Ask yourself this question:  How does George Washington get to grow hemp and not the Curator?  It gets to the core of the question, what happened in the last 200 years that we lost such an important right, namely the control of agricultural production.  This prohibition must come to an end.  What an incredible embarrassment it would be to have to explain to George Washington and Thomas Jefferson that they would have to pull up their hemp crops, that would have been the Second American Revolution!  Both men were high on hemp as an important crop to replace and rotate with tobacco.  It still is.

 

 

 

Hemp Museum cleaning and carding tools.  Left, wool cards; center, long toothed hetchel; right, braid of cleaned hemp.

 

 

 

 

Model of a spinning wheel.

 

 

 

 

 

 

 

 

Museum print:  THE OLD MILL.  Many of these water powered mills were used to pulp rags into paper.

 

GEORGE WASHINGTON, OUR MOST FAMOUS HEMP FARMER

Yorktown. By James Peale (1749 – 1831).  The surrender of General Cornwallis announced the collapse of the British and a complete victory of American forces on October 17, 1781. Hemp was there. Hemp Museum print – 14 X 17 inches.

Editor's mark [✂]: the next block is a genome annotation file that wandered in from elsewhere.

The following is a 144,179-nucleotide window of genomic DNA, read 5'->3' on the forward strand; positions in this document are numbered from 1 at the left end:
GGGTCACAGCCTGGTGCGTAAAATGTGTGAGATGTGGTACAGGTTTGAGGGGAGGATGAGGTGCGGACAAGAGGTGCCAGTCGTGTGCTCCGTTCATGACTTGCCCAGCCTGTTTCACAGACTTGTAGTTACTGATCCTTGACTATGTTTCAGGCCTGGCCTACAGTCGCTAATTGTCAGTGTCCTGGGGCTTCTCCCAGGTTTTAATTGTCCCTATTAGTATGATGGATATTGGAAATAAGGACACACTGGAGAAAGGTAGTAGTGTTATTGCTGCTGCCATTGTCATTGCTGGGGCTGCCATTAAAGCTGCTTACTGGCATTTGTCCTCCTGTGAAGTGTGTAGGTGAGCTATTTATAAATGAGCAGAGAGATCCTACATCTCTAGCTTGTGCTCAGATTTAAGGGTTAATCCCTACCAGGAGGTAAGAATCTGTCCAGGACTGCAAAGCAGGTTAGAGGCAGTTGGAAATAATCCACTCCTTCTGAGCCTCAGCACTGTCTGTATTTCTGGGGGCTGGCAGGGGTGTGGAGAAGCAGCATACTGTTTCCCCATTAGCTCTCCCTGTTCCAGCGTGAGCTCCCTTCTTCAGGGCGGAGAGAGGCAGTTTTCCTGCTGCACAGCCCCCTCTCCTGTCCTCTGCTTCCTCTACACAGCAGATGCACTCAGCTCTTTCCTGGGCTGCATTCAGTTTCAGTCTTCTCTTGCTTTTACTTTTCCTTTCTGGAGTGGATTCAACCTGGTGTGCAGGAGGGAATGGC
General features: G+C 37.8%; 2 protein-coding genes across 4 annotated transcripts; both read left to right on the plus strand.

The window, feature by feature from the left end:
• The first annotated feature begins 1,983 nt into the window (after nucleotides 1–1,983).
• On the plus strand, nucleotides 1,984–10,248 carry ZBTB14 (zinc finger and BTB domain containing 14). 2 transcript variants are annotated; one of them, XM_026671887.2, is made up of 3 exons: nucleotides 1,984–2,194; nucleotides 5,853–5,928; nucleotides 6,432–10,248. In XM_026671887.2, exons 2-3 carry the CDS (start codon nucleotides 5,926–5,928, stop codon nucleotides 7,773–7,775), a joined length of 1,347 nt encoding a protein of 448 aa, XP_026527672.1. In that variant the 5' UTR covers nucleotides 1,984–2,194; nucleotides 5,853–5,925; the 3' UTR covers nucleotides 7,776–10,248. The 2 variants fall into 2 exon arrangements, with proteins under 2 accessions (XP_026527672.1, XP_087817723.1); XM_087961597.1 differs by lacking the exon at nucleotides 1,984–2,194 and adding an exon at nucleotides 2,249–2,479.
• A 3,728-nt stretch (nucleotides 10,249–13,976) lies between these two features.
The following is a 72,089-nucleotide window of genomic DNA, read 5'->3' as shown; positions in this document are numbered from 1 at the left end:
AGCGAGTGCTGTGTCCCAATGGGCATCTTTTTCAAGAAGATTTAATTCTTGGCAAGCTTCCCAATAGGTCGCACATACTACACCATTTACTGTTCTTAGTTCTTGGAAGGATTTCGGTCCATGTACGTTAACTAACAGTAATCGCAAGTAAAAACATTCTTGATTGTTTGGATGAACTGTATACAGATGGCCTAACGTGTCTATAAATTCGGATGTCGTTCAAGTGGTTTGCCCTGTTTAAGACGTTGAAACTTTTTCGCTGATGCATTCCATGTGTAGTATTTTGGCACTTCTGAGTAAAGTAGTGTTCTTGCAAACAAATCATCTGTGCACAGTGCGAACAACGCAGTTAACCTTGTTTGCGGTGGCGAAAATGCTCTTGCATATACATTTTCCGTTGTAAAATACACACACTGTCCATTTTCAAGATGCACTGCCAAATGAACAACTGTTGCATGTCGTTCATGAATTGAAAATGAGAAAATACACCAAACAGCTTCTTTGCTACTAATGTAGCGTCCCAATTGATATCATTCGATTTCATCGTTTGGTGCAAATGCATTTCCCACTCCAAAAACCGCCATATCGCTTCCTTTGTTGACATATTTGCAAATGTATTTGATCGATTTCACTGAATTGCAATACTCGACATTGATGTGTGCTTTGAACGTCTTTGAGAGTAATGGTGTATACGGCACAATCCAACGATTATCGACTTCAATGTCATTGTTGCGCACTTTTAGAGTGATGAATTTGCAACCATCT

George Washington the statesman. From painting by Rothermel (1817 – 1895). Framed Hemp Museum print – 5 X 7 inches.

 

 

 

 

 

 

 

Who helped to make us
free?  Washington.”  Washington crossing the Delaware River in winter. Hemp Museum postcard.

 

 

 

This carved coin showing a mounted General Washington with a hemp leaf is a recognition that George Washington is also the most famous hemp farmer the U.S. has produced.  Washington said, “Make the most of the hemp seed and sow it everywhere. Hemp Museum carved coin, donated by sculptor.

 

 

“My Greetings to you on Washington’s
Birthday.” Hemp Museum postcard.

 

 

 

 

 

 

“I send you patriotic greetings on his Birthday.”
Hemp Museum postcard.

 

 

 

In 1776, Thomas Paine wrote “Common Sense,”  The document that led to the Declaration of Independence.  From Section IV:  “Of the present ability of America, with some miscellaneous reflexions,” comes the quote,  “In almost every article of defense we abound.  Hemp flourishes even to rankness, so that we need not want cordage.”

Modern envelope showing the happy hempsters doing buds.

 

 

 

 

 

War of 1812 service medal, has the same form as the grave marker below, in recognition of the naval nature of the war fought over hemp trade routes.